“This is about getting certainly for our customers,” she said.

When asked what ultimate impact a ruling on debarment would have on the plea agreement, Sheehan said none.

“We’re not walking away from this agreement.”

Per this order, the court reset the plea and sentencing hearing for 10:00 a.m. on May 14, 2015 at the federal courthouse in Greenville, N.C.


The nearly ten-year vacant federal district court slot in eastern North Carolina tops the list of “most ridiculously long judicial vacancies that the Senate hasn’t filled,” as highlighted by the Huffington Post this past weekend.

Here’s a look at the worst Senate offenders when it comes to not filling long-vacant judgeships in their home states.

Sen. Richard Burr (R-N.C.)

There’s a seat on U.S. District Court for the Eastern District of North Carolina that’s been empty for 3,387 days. That’s more than nine years, and it has no nominee.

Burr avoided questions from The Huffington Post last year about why he was blocking a previous nominee for the slot, Jennifer May-Parker. His obstruction of May-Parker was particularly puzzling, given that he previously recommended her to Obama.

A Burr spokeswoman did not respond to a request for comment on the hold-up for filling the seat, and on whether Burr plans to recommend a nominee soon. A request for comment also was not returned from Burr’s home-state counterpart, freshman Sen. Thom Tillis (R).

Of course none of that is news to court watchers here, many of whom continue to scratch their heads as to why U.S. Senator Richard Burr refused last year to support President Obama’s nominee, Jennifer May-Parker, after initially offering his approval.

Particularly disconcerting is the senator’s apparent refusal to heed his own words uttered  back in 2005, when he told his colleagues that “denying judicial nominees of both parties, who seek to serve their country, an up-or-down vote, simply is not fair.  It was certainly not the intention of our Founding Fathers when they designed and created this very institution.”

With no new nominee in the hopper, the Eastern District — which is also close to the top of judicial districts having the most residents per judgeship — will continue to trudge along with a caseload being handled by three active sitting judges with the part-time help of three judges on senior status — the youngest of whom is 75.


In case you missed it, the Wall Street Journal weighed in on Tuesday on the growing backlog of civil cases in federal courts across the country, due mostly to more criminal cases and fewer judges.

That’s a topic Policy Watch has written about frequently — especially as it relates to North Carolina’s Eastern District, where a judgeship has gone unfilled for close to ten years.

As we pointed out recently:

Fewer judges handling rising caseloads means that it’s taking longer for cases, especially civil ones, to get to trial. Data collected by the federal courts show that it now takes 63 percent longer for a civil case to get to trial. In 1993 it took 16 months; in 2013, 23 months.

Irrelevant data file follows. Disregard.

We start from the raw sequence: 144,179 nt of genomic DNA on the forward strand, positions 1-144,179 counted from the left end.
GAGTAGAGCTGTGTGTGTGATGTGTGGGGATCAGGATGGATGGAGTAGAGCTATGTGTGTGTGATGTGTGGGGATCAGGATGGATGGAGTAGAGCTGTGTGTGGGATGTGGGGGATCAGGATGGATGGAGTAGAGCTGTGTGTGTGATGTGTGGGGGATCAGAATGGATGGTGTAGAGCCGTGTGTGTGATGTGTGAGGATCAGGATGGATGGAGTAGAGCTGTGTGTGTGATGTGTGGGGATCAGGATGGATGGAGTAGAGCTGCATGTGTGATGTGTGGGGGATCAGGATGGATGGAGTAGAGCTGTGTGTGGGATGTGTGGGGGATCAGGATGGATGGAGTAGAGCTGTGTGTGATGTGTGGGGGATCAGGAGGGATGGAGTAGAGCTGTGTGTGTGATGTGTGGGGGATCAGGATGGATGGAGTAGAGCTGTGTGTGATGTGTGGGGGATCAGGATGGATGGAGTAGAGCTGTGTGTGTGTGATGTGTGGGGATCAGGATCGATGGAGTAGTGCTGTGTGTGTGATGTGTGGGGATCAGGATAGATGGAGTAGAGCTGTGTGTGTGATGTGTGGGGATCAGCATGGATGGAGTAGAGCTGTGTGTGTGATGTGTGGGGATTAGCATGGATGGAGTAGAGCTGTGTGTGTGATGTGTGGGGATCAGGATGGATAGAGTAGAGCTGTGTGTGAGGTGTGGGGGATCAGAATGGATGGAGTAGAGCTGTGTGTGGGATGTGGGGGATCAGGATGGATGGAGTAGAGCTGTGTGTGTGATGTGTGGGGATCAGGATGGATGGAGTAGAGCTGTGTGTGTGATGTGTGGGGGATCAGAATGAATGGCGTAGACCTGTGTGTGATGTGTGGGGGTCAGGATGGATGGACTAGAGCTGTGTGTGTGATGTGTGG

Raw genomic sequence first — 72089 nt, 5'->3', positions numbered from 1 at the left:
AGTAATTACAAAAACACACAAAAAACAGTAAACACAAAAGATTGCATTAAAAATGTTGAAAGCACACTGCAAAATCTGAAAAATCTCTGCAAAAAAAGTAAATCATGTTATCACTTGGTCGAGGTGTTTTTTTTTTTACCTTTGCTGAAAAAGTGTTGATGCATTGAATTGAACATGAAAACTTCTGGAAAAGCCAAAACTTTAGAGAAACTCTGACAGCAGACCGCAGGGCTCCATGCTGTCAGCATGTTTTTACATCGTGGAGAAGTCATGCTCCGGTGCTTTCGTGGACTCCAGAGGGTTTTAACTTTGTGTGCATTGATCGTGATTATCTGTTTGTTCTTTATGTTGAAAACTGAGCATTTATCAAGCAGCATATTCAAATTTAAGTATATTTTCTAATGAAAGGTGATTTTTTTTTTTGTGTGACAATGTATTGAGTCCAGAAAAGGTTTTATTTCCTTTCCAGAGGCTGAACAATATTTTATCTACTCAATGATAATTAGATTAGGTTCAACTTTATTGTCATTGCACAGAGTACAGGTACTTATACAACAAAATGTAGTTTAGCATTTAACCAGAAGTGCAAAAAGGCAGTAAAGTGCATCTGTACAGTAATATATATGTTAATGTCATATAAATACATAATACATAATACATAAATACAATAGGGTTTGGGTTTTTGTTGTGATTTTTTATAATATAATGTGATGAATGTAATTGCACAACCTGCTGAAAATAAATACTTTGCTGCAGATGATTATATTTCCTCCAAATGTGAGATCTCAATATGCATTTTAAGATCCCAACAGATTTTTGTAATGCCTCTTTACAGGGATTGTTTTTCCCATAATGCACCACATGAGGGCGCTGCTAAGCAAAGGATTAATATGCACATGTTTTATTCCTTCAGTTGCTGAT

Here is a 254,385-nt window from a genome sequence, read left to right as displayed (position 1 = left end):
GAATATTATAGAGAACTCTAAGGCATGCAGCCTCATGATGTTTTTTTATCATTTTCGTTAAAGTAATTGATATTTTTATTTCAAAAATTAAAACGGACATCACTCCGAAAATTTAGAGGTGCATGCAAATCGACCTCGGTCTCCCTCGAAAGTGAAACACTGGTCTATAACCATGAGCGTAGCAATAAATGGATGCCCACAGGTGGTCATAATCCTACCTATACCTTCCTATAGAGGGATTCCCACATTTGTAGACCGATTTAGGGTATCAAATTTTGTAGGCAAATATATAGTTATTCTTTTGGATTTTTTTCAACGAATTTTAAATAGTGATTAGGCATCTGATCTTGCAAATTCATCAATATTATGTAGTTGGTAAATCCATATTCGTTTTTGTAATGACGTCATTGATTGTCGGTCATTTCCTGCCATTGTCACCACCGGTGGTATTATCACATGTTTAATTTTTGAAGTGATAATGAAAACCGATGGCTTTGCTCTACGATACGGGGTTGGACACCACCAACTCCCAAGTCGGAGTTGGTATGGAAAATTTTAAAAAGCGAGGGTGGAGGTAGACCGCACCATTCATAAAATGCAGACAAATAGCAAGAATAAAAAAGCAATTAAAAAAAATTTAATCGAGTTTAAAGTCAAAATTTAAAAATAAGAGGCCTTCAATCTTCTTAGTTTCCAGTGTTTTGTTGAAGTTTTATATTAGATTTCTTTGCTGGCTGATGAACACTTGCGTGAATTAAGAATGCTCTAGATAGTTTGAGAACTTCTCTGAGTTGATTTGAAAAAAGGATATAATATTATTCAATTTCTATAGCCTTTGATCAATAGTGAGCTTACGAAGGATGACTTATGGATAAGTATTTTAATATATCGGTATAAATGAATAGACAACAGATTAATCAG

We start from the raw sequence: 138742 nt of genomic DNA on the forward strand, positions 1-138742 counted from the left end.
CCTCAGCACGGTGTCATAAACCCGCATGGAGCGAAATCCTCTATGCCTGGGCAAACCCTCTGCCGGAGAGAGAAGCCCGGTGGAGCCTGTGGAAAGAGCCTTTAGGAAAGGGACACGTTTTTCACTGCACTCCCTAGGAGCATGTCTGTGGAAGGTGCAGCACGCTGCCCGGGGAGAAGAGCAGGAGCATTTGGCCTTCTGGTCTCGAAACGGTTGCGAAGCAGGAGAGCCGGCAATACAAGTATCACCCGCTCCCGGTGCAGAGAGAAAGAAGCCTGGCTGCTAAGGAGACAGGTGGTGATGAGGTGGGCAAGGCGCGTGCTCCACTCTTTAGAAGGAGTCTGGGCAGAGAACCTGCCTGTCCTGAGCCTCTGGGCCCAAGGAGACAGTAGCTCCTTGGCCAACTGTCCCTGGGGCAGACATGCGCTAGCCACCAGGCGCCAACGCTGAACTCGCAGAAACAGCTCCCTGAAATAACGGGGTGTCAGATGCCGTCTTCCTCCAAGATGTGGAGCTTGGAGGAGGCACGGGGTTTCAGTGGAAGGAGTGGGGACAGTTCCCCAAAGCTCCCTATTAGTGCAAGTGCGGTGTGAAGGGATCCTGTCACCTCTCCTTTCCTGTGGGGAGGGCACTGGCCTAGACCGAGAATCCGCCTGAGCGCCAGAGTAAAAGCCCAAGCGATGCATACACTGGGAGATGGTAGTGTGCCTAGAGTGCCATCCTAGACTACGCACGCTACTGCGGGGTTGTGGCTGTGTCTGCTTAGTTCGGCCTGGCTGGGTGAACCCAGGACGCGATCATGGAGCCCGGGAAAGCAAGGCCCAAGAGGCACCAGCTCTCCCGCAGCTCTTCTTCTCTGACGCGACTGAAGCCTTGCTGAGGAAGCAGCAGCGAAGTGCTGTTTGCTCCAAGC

Numbers from the Eastern District fall in line with this trend. For the year ending September 2014, it took an average of 27 months from filing for a civil case to get to trial.

But there’s another reason why the state’s U.S. Senators should act with a sense of urgency to get the Eastern District vacancy filled and perhaps also seek another judgeship for that court: The number of judges there hasn’t kept up with population growth in the region.

According to population data analyzed by the Journal and charted in its print edition (subscription required for online), North Carolina’s Eastern District is second only to California’s Eastern District in terms of number of residents per judgeship.


A three-judge panel ruled this afternoon that state lawmakers exceeded their authority when enacting laws empowering themselves to make appointments to the state coal ash cleanup and fracking commissions.

The ruling, coming from a panel composed of two Republican judges and one Democrat — as noted below by the News & Observer’s Craig Jarvis — is a victory for Gov. Pat McCrory, who filed suit alleging infringement upon his executive authority.


“This historic and unanimous ruling respects and restores the separation of powers,” the governor said in a statement. “I’m proud to stand up for our Constitution and the citizens of North Carolina.  I’d like to thank former Governors Jim Martin and Jim Hunt for joining me in this effort to protect the principles of our state.”

In response to the governor’s claims, lawmakers argued that McCrory lacked standing to bring the lawsuit and that he had waived his right to bring the challenge when he failed to veto the laws and  thereafter appointed some members to the coal ash commission.

The judges called the lawmakers’ arguments “borderline specious” and said that the governor’s objections were “indisputably clear.”

“The Legislature brushed the objections aside like a knife through hot butter,” they wrote.

“There was no requirement or need to veto the legislation when the Legislature held a veto proof majority in both houses. The law does not require a party to do a vain act.”

Referring to the lawmakers’ actions, the panel held:

[T]he statutes creating these commissions, enacted by the Legislature, provide for legislative appointment of some of the members, thereby constituting an impermissible commingling of the legislative power and executive power and an impermissible encroachment by the legislative branch of government on the executive branch of government in violation of Section 6 of Article I of the North Carolina Constitution that provides: “The legislative, executive and supreme judicial powers of the State government shall be forever separate and distinct from each other.”